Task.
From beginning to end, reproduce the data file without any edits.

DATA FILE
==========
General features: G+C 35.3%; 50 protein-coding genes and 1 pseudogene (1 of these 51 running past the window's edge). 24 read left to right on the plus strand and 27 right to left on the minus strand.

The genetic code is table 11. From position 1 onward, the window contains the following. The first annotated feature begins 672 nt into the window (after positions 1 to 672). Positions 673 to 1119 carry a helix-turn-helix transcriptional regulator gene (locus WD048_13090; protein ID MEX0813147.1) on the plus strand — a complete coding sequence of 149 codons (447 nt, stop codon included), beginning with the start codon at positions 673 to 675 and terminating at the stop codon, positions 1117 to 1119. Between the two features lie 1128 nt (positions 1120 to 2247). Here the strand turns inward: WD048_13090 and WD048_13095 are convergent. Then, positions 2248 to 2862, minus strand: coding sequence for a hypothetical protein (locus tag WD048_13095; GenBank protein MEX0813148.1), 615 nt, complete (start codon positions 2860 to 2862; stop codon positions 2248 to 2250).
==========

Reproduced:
General features: G+C 35.3%; 50 protein-coding genes and 1 pseudogene (1 of these 51 running past the window's edge). 24 read left to right on the plus strand and 27 right to left on the minus strand.

The genetic code is table 11. From position 1 onward, the window contains the following. The first annotated feature begins 672 nt into the window (after positions 1 to 672). Positions 673 to 1119 carry a helix-turn-helix transcriptional regulator gene (locus WD048_13090; protein ID MEX0813147.1) on the plus strand — a complete coding sequence of 149 codons (447 nt, stop codon included), beginning with the start codon at positions 673 to 675 and terminating at the stop codon, positions 1117 to 1119. Between the two features lie 1128 nt (positions 1120 to 2247). Here the strand turns inward: WD048_13090 and WD048_13095 are convergent. Then, positions 2248 to 2862, minus strand: coding sequence for a hypothetical protein (locus tag WD048_13095; GenBank protein MEX0813148.1), 615 nt, complete (start codon positions 2860 to 2862; stop codon positions 2248 to 2250).